The ultimate goal of wildlife rehabilitation is always to return animals to the natural ecosystem where they belong. However, some of our patients aren’t fit for release, and are dependent on human care for life. These very special animals get to live out their days here at For Fox Sake, where they help us teach the public about native wildlife.
Our presentations are custom-created for each audience and age group, and can cover a wide variety of topics including humane coexistence with wildlife, native Tennessee ecology, apex predator appreciation, invasive species management, how to help a wild animal in need, myths and misconceptions, and more!
We are fully licensed and fully insured as wildlife exhibitors and wildlife educators, and look forward to sharing our love of the natural world with you.
Although our ambassadors are very tame, they are still wild animals at heart and are not pets. For the safety of our ambassadors and you, our animals may not be pet or handled by the public.
We love and respect service animals and the work they provide. However, due to the nature of our programs, service animals cannot be present. The presence of dogs agitates and stresses our ambassadors, creating unsafe conditions for ourselves and our audience, and would fundamentally alter the audience experience.
It’s suitable that T’challa has a superhero’s name, because he also has a superhero’s backstory! When T’challa was only a few days old, a raptor captured him and carried him away for dinner. By some miracle, the bird dropped him in the driveway of someone who knew he needed help.
As one might expect, being dropped on the head as a baby made T’challa “special.” He has developmental delays and never developed the wild instincts he needed to survive in the natural world, and he developed an unusual attachment and bond to humans. We’re sad that this little fellow can’t return to the wild, but he’s a wonderful ambassador for his species and is absolutely adored here at For Fox Sake!
Lulu had a rough life before making it to For Fox Sake! She was rescued as an orphan after her parents and siblings passed away, and was rescued by a kind passer-by. Since starlings are invasive and not native to the United States, it is permissible to have them as pets without a permit.
Lulu and her owner shared a very special bond, so, when her owner was diagnosed with a terminal illness, it was devastating for all involved. Her owner chose to rehome her to our education program so she can live out her life in expert hands and help teach people about songbirds and invasive species.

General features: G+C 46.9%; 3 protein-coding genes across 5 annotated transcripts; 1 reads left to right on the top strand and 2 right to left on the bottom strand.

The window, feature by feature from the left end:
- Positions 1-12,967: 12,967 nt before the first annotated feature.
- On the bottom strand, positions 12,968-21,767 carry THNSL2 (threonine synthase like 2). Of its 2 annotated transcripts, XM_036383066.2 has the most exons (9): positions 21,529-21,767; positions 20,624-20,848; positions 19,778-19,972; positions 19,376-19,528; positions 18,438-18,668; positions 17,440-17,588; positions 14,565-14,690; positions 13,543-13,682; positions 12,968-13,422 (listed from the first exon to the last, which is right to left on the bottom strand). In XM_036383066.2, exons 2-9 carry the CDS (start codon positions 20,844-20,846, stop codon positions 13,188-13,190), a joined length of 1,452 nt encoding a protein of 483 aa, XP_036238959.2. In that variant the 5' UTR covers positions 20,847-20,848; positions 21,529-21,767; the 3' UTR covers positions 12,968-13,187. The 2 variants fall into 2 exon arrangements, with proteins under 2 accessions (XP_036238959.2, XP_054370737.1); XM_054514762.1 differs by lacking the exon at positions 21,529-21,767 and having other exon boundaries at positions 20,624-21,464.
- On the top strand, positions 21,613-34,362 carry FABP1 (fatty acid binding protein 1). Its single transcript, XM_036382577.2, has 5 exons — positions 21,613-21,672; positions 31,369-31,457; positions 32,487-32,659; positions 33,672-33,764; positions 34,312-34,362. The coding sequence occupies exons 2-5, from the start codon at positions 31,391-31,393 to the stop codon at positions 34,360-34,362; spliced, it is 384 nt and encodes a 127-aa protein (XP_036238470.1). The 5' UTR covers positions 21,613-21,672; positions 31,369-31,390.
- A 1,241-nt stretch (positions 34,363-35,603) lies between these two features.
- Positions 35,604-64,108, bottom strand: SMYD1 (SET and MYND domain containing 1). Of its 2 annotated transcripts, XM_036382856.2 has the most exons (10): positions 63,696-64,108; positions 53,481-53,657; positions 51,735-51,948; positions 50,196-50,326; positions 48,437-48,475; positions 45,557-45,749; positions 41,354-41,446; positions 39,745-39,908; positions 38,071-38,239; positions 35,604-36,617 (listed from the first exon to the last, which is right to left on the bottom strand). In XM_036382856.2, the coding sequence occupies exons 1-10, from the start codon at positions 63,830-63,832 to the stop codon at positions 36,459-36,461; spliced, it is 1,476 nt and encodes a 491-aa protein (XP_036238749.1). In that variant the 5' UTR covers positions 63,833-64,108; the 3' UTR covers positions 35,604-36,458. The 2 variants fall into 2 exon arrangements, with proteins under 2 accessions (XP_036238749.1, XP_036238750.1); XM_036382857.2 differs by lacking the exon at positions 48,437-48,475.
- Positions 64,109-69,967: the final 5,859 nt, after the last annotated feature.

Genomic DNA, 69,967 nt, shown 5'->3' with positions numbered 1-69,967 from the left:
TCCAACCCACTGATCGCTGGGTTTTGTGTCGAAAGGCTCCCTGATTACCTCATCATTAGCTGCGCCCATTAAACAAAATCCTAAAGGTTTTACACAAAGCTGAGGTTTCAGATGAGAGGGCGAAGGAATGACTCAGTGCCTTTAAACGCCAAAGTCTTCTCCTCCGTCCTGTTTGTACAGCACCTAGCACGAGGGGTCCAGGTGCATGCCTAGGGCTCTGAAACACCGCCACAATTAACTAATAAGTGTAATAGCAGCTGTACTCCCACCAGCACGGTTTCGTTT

Lulu “talks” using human words, sings along to classical music, plays games, and loves to travel. She’s happy to help share information about European starlings and other invasive species!
Eastern Box Turtle
Fable survived horrific abuse at the hands of some very cruel and careless people, but her story ends with “happily ever after.” She was held captive for years by people who painted her shell in dozens of layers of paint and fingernail polish. It had caused serious damage to the structure of her shell over time and undoubtedly caused her serious long-term stress.
When her abusers grew tired of her, they jammed her into rocks on a cliff face, where people later found her and worked as a team to pry her out. She was injured in the process. Although the ultimately recovered from the injuries to her shell, and we were eventually able to safely remove the paint, she can never be returned to the wild.
A box turtle can only be released exactly where it was originally found, because it will otherwise spend its entire life trying to get home (and will almost always die in the process). We don’t know where Fable originally came from, so she has to remain in human care for life. We hope she can help teach people about the importance of compassion for wildlife!
For Fox Sake and For The Shell Of It are home to twelve non-releasable pond sliders. All of these turtles were victims of the pet trade who were kept in appalling conditions including filthy, tiny aquariums with inadequate ultraviolet light and poor diet.
Over time, these beautiful creatures developed metabolic bone diseases that deformed their shells and spines. They also came ago us with infections in their shells and under their skin.
Although treatment has enabled us to relieve these turtles’ suffering and give them a better quality of life, all of our pond sliders are in such poor shape that they can’t be returned to the wild, so they will live out their days in our care as members of our ambassador program.
Our pond sliders include red-ear, yellow-bellied, and Cumberland sliders, as well as hybrids between these, and range in size from three to twelve inches in length. They can be suitable for nearly any education program and can help share information about responsible care for wildlife, reptile sentience, and the pitfalls of irresponsible exotic pet ownership.